Queen says Britain will continue to protect LGBT people


In a rare mention of LGBT equality, Queen Elizabeth II has vowed that Britain will not back down on LGBT rights, despite Brexit.

The British monarch made the commitment during her speech on Wednesday in parliament, outlining the government’s plans for the next two years, following the recent elections.

The poll led to Theresa May’s Conservative Party humiliatingly losing its parliamentary majority, forcing it to try to form a coalition with the Democratic Unionist Party (DUP) from Northern Ireland.

The DUP, which has links to the Free Presbyterian Church of Ulster, a fundamentalist church, has a history of opposing LGBT rights, including rejecting same-sex marriage in Northern Ireland.

There were concerns that this awkward relationship and Britain’s pending exit from the EU (and, as a result, the EU’s human rights laws) could see LGBT equality and other rights being watered down.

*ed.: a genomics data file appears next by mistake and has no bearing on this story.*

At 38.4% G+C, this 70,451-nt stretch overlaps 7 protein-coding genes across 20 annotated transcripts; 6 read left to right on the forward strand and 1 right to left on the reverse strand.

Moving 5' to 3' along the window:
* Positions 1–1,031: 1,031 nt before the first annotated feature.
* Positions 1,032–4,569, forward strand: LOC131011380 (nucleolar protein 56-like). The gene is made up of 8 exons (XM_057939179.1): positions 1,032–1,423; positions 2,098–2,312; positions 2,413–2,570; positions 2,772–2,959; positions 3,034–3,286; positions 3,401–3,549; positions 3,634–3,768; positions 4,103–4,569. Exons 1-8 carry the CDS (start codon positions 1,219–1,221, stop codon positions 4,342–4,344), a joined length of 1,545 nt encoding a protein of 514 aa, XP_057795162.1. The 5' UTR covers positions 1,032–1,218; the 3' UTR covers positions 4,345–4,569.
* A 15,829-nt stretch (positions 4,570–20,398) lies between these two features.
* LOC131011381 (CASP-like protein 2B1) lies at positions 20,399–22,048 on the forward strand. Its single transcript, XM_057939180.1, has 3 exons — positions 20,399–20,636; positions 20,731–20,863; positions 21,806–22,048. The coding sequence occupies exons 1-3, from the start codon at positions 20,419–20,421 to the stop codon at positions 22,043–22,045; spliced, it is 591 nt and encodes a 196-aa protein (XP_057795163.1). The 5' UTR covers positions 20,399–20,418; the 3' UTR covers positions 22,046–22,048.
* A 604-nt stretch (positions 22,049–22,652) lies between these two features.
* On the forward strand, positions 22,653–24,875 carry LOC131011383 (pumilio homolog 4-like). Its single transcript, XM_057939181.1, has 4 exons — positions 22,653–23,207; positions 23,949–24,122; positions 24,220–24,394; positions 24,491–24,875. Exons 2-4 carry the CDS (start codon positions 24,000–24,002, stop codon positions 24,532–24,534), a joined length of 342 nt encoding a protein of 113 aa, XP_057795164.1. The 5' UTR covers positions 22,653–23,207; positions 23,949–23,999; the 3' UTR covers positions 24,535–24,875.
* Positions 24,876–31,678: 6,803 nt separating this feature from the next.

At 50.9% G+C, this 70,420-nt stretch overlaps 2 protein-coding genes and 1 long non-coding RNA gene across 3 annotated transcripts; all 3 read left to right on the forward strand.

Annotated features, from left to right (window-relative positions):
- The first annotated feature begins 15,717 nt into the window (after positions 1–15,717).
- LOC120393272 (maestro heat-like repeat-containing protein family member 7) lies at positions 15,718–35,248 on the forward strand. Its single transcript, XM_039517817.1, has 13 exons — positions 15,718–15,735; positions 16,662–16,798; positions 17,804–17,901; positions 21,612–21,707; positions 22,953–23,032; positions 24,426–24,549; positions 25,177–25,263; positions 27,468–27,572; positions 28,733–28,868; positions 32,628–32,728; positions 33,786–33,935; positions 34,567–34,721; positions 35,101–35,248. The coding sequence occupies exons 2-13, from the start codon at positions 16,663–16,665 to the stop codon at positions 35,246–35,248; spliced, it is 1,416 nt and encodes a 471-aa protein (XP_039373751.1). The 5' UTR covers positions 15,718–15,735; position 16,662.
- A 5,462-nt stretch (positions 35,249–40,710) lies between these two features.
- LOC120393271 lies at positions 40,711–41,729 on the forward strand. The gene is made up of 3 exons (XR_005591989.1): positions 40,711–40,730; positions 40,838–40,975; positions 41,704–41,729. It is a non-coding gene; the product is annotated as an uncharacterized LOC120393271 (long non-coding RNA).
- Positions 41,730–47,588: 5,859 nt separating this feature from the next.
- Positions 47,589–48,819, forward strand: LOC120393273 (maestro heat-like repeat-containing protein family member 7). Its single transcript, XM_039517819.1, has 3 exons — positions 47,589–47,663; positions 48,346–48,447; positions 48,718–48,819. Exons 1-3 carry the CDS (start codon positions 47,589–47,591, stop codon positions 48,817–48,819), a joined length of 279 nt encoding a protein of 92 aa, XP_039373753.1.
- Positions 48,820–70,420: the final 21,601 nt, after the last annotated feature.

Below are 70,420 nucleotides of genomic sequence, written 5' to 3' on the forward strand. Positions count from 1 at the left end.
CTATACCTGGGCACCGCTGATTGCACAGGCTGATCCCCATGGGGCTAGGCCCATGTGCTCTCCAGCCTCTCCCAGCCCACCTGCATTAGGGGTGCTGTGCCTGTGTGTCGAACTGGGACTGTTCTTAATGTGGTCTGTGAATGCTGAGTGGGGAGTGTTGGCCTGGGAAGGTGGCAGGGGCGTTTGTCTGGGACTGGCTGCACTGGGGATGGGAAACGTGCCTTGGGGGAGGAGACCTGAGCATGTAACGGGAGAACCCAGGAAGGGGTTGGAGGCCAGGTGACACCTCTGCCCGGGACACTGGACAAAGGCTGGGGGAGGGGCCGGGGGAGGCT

The Queen however, promised, on behalf of the British government, that this would not be the case.

“My government will make further progress to tackle the gender pay gap and discrimination against people on the basis of their race, faith, gender, disability or sexual orientation,” she announced in the House of Lords.

LGBT rights group Stonewall told PinkNews it was “pleased to hear a clear acknowledgment that more must be done to tackle discrimination on the basis of sexual orientation in the next two years, alongside other forms of discrimination” but was concerned “that no mention was made of tackling discrimination based on gender identity”.

The organisation added: “As we leave the EU, we need concrete guarantees that our human rights will be protected in the future; and it’s vital that any deal with the DUP to support the government’s programme does not water down its commitment to make progress on fighting discrimination and securing equality for all LGBT people.”

Wednesday’s speech was written by May’s government and read out by the Queen, who rarely makes any overt personal references to the LGBT community.

In 2014, however, she expressed her support for an LGBT charity; congratulating the London Lesbian & Gay Switchboard on its 40th birthday.

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